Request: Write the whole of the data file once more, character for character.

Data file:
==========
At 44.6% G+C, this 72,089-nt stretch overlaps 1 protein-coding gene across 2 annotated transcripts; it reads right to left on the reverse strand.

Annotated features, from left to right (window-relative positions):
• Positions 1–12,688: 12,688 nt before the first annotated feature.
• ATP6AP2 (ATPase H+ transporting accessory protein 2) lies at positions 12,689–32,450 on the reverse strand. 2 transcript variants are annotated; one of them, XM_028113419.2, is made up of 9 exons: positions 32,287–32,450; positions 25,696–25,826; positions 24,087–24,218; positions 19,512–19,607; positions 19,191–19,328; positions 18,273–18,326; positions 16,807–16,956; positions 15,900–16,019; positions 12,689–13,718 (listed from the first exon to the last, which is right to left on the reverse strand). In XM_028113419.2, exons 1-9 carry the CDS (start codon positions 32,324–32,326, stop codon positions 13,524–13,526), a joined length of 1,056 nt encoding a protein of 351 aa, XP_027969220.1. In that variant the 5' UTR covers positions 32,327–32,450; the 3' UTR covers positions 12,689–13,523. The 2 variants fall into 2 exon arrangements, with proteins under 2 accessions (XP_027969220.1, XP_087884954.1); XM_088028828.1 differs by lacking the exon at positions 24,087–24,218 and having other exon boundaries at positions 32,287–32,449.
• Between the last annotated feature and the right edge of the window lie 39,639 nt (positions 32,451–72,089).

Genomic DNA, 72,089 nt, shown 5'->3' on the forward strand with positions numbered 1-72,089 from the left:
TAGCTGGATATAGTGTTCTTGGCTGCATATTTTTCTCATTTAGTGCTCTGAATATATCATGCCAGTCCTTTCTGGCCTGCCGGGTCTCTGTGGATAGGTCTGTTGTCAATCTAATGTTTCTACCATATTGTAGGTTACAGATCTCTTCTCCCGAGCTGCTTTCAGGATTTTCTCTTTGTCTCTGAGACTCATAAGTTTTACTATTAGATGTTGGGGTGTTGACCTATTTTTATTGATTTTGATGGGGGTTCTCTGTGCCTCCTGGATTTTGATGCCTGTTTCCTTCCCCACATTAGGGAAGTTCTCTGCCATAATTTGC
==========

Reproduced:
At 44.6% G+C, this 72,089-nt stretch overlaps 1 protein-coding gene across 2 annotated transcripts; it reads right to left on the reverse strand.

Annotated features, from left to right (window-relative positions):
• Positions 1–12,688: 12,688 nt before the first annotated feature.
• ATP6AP2 (ATPase H+ transporting accessory protein 2) lies at positions 12,689–32,450 on the reverse strand. 2 transcript variants are annotated; one of them, XM_028113419.2, is made up of 9 exons: positions 32,287–32,450; positions 25,696–25,826; positions 24,087–24,218; positions 19,512–19,607; positions 19,191–19,328; positions 18,273–18,326; positions 16,807–16,956; positions 15,900–16,019; positions 12,689–13,718 (listed from the first exon to the last, which is right to left on the reverse strand). In XM_028113419.2, exons 1-9 carry the CDS (start codon positions 32,324–32,326, stop codon positions 13,524–13,526), a joined length of 1,056 nt encoding a protein of 351 aa, XP_027969220.1. In that variant the 5' UTR covers positions 32,327–32,450; the 3' UTR covers positions 12,689–13,523. The 2 variants fall into 2 exon arrangements, with proteins under 2 accessions (XP_027969220.1, XP_087884954.1); XM_088028828.1 differs by lacking the exon at positions 24,087–24,218 and having other exon boundaries at positions 32,287–32,449.
• Between the last annotated feature and the right edge of the window lie 39,639 nt (positions 32,451–72,089).

Genomic DNA, 72,089 nt, shown 5'->3' on the forward strand with positions numbered 1-72,089 from the left:
TAGCTGGATATAGTGTTCTTGGCTGCATATTTTTCTCATTTAGTGCTCTGAATATATCATGCCAGTCCTTTCTGGCCTGCCGGGTCTCTGTGGATAGGTCTGTTGTCAATCTAATGTTTCTACCATATTGTAGGTTACAGATCTCTTCTCCCGAGCTGCTTTCAGGATTTTCTCTTTGTCTCTGAGACTCATAAGTTTTACTATTAGATGTTGGGGTGTTGACCTATTTTTATTGATTTTGATGGGGGTTCTCTGTGCCTCCTGGATTTTGATGCCTGTTTCCTTCCCCACATTAGGGAAGTTCTCTGCCATAATTTGC